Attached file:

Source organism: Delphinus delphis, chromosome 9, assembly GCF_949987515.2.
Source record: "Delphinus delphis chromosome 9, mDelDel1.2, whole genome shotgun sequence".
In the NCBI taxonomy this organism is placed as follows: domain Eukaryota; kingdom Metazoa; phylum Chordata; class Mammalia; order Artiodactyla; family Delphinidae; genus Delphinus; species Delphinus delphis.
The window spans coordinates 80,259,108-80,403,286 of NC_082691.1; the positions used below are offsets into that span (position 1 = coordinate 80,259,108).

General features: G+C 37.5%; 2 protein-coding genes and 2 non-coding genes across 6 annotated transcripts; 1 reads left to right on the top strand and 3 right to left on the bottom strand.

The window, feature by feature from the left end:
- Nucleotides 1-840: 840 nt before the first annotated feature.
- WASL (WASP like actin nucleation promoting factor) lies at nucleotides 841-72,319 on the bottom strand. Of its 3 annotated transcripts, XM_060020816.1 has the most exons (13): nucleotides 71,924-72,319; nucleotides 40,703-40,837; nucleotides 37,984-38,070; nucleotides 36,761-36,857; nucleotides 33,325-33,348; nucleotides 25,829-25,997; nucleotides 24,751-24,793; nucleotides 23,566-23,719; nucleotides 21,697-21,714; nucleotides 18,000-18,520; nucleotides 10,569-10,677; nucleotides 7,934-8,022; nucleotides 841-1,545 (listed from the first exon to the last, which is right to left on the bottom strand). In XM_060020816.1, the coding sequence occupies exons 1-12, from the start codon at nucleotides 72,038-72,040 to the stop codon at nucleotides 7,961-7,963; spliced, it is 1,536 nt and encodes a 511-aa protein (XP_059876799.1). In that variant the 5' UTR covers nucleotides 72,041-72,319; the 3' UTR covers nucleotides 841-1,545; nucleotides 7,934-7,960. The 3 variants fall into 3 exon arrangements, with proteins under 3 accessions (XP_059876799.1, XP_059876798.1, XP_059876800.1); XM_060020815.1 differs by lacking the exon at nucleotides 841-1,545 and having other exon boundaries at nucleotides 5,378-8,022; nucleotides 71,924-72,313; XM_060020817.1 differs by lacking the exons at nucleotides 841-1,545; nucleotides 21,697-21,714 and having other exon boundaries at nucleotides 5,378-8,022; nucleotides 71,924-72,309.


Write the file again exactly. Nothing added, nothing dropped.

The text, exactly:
Source organism: Delphinus delphis, chromosome 9, assembly GCF_949987515.2.
Source record: "Delphinus delphis chromosome 9, mDelDel1.2, whole genome shotgun sequence".
In the NCBI taxonomy this organism is placed as follows: domain Eukaryota; kingdom Metazoa; phylum Chordata; class Mammalia; order Artiodactyla; family Delphinidae; genus Delphinus; species Delphinus delphis.
The window spans coordinates 80,259,108-80,403,286 of NC_082691.1; the positions used below are offsets into that span (position 1 = coordinate 80,259,108).

General features: G+C 37.5%; 2 protein-coding genes and 2 non-coding genes across 6 annotated transcripts; 1 reads left to right on the top strand and 3 right to left on the bottom strand.

The window, feature by feature from the left end:
- Nucleotides 1-840: 840 nt before the first annotated feature.
- WASL (WASP like actin nucleation promoting factor) lies at nucleotides 841-72,319 on the bottom strand. Of its 3 annotated transcripts, XM_060020816.1 has the most exons (13): nucleotides 71,924-72,319; nucleotides 40,703-40,837; nucleotides 37,984-38,070; nucleotides 36,761-36,857; nucleotides 33,325-33,348; nucleotides 25,829-25,997; nucleotides 24,751-24,793; nucleotides 23,566-23,719; nucleotides 21,697-21,714; nucleotides 18,000-18,520; nucleotides 10,569-10,677; nucleotides 7,934-8,022; nucleotides 841-1,545 (listed from the first exon to the last, which is right to left on the bottom strand). In XM_060020816.1, the coding sequence occupies exons 1-12, from the start codon at nucleotides 72,038-72,040 to the stop codon at nucleotides 7,961-7,963; spliced, it is 1,536 nt and encodes a 511-aa protein (XP_059876799.1). In that variant the 5' UTR covers nucleotides 72,041-72,319; the 3' UTR covers nucleotides 841-1,545; nucleotides 7,934-7,960. The 3 variants fall into 3 exon arrangements, with proteins under 3 accessions (XP_059876799.1, XP_059876798.1, XP_059876800.1); XM_060020815.1 differs by lacking the exon at nucleotides 841-1,545 and having other exon boundaries at nucleotides 5,378-8,022; nucleotides 71,924-72,313; XM_060020817.1 differs by lacking the exons at nucleotides 841-1,545; nucleotides 21,697-21,714 and having other exon boundaries at nucleotides 5,378-8,022; nucleotides 71,924-72,309.